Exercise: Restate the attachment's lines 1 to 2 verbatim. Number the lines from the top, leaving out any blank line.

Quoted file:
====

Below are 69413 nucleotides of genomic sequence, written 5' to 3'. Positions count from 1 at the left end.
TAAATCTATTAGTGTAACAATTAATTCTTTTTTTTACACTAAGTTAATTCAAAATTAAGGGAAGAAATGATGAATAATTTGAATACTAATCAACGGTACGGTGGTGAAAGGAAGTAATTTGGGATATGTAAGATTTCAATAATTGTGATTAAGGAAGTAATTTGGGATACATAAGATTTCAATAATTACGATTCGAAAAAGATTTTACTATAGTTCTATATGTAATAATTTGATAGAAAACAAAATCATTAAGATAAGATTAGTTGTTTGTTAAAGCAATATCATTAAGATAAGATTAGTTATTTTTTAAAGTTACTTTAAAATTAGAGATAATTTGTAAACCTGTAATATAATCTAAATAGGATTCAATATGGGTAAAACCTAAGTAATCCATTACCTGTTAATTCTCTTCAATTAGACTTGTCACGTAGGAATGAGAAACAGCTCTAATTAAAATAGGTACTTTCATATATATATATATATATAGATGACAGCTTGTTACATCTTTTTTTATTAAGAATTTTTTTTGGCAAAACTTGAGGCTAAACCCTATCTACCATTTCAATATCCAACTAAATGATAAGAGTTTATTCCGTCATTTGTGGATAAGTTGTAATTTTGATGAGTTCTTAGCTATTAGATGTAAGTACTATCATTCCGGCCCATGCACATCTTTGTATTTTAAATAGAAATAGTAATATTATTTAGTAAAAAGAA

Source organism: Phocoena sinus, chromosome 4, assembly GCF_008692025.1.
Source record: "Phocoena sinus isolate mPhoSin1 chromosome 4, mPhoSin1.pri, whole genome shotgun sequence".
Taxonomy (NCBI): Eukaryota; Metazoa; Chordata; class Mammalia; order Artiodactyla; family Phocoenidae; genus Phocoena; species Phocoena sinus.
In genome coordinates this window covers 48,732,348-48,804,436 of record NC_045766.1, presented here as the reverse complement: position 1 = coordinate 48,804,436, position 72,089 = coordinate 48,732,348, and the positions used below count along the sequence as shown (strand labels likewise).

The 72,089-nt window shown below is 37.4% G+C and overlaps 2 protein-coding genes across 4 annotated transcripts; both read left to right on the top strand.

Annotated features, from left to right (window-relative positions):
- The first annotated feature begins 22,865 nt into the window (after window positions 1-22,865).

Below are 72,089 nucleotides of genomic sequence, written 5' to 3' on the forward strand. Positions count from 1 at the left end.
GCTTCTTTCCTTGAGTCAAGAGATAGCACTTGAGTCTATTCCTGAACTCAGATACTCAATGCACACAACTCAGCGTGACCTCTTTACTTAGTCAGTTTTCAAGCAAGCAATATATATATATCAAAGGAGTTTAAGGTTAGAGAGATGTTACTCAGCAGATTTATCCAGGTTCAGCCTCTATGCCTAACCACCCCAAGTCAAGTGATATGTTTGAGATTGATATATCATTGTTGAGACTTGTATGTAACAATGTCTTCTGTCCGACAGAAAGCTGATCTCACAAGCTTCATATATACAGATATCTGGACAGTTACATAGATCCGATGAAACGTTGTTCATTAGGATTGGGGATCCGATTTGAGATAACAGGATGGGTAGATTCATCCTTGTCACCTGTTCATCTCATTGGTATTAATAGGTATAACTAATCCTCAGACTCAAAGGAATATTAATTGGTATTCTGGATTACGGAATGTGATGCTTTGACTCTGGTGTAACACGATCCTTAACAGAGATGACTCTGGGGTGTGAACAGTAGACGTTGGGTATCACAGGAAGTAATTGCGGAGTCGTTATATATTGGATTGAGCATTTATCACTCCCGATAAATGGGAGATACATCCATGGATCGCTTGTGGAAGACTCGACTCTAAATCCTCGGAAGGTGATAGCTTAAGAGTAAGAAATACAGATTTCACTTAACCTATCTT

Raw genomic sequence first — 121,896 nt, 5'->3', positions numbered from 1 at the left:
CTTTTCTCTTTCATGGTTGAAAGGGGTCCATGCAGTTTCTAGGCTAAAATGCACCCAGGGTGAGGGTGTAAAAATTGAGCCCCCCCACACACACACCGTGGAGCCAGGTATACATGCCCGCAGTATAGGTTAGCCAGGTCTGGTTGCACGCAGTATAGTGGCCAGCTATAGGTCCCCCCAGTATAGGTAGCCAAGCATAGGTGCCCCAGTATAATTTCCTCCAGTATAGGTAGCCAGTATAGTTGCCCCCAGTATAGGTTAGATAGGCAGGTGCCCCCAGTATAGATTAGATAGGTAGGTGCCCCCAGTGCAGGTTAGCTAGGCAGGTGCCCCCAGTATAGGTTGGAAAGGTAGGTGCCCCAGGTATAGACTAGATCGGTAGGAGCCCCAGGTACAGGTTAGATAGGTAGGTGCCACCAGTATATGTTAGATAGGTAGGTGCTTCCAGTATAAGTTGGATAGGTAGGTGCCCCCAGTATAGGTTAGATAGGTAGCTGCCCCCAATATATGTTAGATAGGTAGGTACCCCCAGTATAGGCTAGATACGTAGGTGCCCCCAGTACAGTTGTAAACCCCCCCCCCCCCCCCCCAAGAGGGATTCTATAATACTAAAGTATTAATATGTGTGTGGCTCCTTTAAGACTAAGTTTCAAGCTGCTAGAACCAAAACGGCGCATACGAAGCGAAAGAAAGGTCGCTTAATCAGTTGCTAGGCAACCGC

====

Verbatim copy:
Below are 69413 nucleotides of genomic sequence, written 5' to 3'. Positions count from 1 at the left end.
TAAATCTATTAGTGTAACAATTAATTCTTTTTTTTACACTAAGTTAATTCAAAATTAAGGGAAGAAATGATGAATAATTTGAATACTAATCAACGGTACGGTGGTGAAAGGAAGTAATTTGGGATATGTAAGATTTCAATAATTGTGATTAAGGAAGTAATTTGGGATACATAAGATTTCAATAATTACGATTCGAAAAAGATTTTACTATAGTTCTATATGTAATAATTTGATAGAAAACAAAATCATTAAGATAAGATTAGTTGTTTGTTAAAGCAATATCATTAAGATAAGATTAGTTATTTTTTAAAGTTACTTTAAAATTAGAGATAATTTGTAAACCTGTAATATAATCTAAATAGGATTCAATATGGGTAAAACCTAAGTAATCCATTACCTGTTAATTCTCTTCAATTAGACTTGTCACGTAGGAATGAGAAACAGCTCTAATTAAAATAGGTACTTTCATATATATATATATATATAGATGACAGCTTGTTACATCTTTTTTTATTAAGAATTTTTTTTGGCAAAACTTGAGGCTAAACCCTATCTACCATTTCAATATCCAACTAAATGATAAGAGTTTATTCCGTCATTTGTGGATAAGTTGTAATTTTGATGAGTTCTTAGCTATTAGATGTAAGTACTATCATTCCGGCCCATGCACATCTTTGTATTTTAAATAGAAATAGTAATATTATTTAGTAAAAAGAA